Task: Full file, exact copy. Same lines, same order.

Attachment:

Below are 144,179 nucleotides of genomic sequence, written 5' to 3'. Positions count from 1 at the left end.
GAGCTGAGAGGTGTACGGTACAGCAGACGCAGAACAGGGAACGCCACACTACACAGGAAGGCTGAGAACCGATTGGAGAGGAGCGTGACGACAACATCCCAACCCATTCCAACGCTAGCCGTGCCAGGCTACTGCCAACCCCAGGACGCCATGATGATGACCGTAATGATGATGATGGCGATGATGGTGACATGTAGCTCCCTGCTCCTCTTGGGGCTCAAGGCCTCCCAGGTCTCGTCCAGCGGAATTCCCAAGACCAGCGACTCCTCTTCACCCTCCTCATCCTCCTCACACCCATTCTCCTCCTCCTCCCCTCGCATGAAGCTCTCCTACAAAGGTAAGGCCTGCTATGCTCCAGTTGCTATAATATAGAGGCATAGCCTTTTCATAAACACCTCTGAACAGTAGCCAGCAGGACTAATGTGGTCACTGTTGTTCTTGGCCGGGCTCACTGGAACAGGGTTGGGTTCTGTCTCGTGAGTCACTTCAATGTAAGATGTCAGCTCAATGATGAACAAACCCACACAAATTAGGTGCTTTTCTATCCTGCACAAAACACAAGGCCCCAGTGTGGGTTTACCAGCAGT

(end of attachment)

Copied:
Below are 144,179 nucleotides of genomic sequence, written 5' to 3'. Positions count from 1 at the left end.
GAGCTGAGAGGTGTACGGTACAGCAGACGCAGAACAGGGAACGCCACACTACACAGGAAGGCTGAGAACCGATTGGAGAGGAGCGTGACGACAACATCCCAACCCATTCCAACGCTAGCCGTGCCAGGCTACTGCCAACCCCAGGACGCCATGATGATGACCGTAATGATGATGATGGCGATGATGGTGACATGTAGCTCCCTGCTCCTCTTGGGGCTCAAGGCCTCCCAGGTCTCGTCCAGCGGAATTCCCAAGACCAGCGACTCCTCTTCACCCTCCTCATCCTCCTCACACCCATTCTCCTCCTCCTCCCCTCGCATGAAGCTCTCCTACAAAGGTAAGGCCTGCTATGCTCCAGTTGCTATAATATAGAGGCATAGCCTTTTCATAAACACCTCTGAACAGTAGCCAGCAGGACTAATGTGGTCACTGTTGTTCTTGGCCGGGCTCACTGGAACAGGGTTGGGTTCTGTCTCGTGAGTCACTTCAATGTAAGATGTCAGCTCAATGATGAACAAACCCACACAAATTAGGTGCTTTTCTATCCTGCACAAAACACAAGGCCCCAGTGTGGGTTTACCAGCAGT